You’ve not long returned from a US tour. How did that go? Any particular highlights?

Jesus! It was all brilliant, it’s like going to Disneyland as a kid for three months. The people are receptive and it feels great to be somewhere like San Antonio, have a crowd and everyone be singing. It kinda puts Birmingham in perspective! The highlights for me were playing strange places like El Paso – it was like Watership Down but with street cats, where the blizzard was purer than ever before, us staying in the RV out in the desert. It was like Dances With Wolves!

You featured in the late, great John Peel’s final Festive Fifty. How does it feel to be associated with him in such a way?

It’s brilliant. Everyone in America loves him too. My sister gave him our early demo two years ago, and he played all eleven home recordings. It really helped us to get started. His championing of The Crimea made other people listen, who wouldn’t necessarily have otherwise.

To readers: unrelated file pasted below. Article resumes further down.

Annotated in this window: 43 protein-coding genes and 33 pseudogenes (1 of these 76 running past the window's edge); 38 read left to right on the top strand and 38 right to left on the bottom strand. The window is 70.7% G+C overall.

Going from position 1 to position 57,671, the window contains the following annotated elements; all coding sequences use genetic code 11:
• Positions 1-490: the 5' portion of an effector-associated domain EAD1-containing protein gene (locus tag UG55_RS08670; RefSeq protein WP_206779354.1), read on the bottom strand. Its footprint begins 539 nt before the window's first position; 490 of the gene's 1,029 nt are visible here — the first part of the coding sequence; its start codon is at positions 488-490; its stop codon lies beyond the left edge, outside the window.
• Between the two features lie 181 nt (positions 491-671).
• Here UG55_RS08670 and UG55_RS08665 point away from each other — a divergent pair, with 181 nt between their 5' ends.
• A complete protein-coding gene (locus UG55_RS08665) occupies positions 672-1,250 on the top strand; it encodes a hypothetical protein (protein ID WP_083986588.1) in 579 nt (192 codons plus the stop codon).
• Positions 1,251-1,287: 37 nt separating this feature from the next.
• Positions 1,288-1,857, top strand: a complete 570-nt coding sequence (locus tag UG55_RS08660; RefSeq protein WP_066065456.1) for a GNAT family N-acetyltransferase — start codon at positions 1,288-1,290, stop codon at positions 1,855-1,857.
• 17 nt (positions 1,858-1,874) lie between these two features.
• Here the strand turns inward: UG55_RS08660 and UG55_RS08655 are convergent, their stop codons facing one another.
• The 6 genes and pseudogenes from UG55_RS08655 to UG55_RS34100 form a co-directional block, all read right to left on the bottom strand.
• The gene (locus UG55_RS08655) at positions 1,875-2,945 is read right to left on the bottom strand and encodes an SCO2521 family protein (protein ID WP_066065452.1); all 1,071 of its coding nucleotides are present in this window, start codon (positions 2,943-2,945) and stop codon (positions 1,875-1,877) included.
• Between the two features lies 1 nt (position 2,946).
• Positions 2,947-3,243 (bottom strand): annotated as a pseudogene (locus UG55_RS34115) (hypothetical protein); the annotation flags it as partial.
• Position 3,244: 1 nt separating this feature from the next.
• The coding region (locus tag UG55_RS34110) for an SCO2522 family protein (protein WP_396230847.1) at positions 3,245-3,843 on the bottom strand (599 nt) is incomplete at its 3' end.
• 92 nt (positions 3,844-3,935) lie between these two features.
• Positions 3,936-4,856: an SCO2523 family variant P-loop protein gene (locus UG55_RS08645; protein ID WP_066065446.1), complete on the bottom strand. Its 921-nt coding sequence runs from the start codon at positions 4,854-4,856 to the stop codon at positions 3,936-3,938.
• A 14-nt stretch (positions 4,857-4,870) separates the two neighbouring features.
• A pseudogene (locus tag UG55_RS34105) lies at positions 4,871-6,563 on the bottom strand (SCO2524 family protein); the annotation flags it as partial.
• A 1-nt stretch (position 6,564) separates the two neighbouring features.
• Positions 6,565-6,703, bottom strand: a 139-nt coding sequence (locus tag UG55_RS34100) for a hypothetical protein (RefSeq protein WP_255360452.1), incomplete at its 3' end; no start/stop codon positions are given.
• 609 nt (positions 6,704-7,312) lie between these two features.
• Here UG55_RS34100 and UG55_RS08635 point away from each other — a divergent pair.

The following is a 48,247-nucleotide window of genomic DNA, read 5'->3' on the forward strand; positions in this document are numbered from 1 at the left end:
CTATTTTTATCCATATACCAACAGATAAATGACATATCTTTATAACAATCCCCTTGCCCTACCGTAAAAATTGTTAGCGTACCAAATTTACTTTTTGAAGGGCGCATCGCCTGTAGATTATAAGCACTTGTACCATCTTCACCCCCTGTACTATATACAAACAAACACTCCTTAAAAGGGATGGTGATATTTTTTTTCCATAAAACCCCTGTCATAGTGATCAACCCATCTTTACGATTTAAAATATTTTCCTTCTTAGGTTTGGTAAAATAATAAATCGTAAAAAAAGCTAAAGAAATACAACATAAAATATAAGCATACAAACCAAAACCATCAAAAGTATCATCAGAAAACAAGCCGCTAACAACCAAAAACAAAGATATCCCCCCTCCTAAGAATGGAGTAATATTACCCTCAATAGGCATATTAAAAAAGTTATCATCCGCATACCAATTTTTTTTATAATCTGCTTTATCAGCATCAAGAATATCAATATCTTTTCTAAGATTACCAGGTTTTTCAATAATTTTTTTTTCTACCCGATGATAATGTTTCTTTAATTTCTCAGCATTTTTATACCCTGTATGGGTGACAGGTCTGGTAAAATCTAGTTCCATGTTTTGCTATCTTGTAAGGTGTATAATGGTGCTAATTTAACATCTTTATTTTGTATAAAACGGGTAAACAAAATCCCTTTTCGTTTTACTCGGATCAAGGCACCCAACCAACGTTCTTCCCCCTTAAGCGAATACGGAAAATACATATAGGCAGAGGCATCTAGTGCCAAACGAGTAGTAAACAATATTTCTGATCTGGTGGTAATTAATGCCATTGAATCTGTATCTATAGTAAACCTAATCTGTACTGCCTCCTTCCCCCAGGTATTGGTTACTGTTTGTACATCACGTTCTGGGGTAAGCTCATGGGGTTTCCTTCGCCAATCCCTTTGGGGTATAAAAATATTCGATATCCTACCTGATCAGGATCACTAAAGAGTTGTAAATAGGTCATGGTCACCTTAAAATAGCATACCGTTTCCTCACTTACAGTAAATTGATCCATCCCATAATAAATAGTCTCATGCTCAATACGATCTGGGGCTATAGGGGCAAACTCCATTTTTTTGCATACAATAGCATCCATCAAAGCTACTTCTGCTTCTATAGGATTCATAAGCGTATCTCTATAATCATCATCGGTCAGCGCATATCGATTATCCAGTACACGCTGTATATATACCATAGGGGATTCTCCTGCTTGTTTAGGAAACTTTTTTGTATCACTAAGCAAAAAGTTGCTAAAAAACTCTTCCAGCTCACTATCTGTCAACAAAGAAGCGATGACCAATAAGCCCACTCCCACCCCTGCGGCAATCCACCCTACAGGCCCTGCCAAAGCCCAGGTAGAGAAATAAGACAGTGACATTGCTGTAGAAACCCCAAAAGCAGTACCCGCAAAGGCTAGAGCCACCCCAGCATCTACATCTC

With all this you’re gathering quite a good reputation in the music world at large – is this something that matters to you, or would you do exactly the same if nobody seemed keen on listening?

Well it’s just so strange for things to be turning out so well, it hardly feels real. Ultimately we owe our label half a million dollars, and there’s no point talking success until we’ve sold enough records to pay it back. It’s nice having people say good things, it’s always good to have the ego massaged, but we still did this when we were collecting rubbish and supervising school dinners. I take it all with a pinch of salt. There’s no doubt however that no matter what, we’d still be continuing in some guise.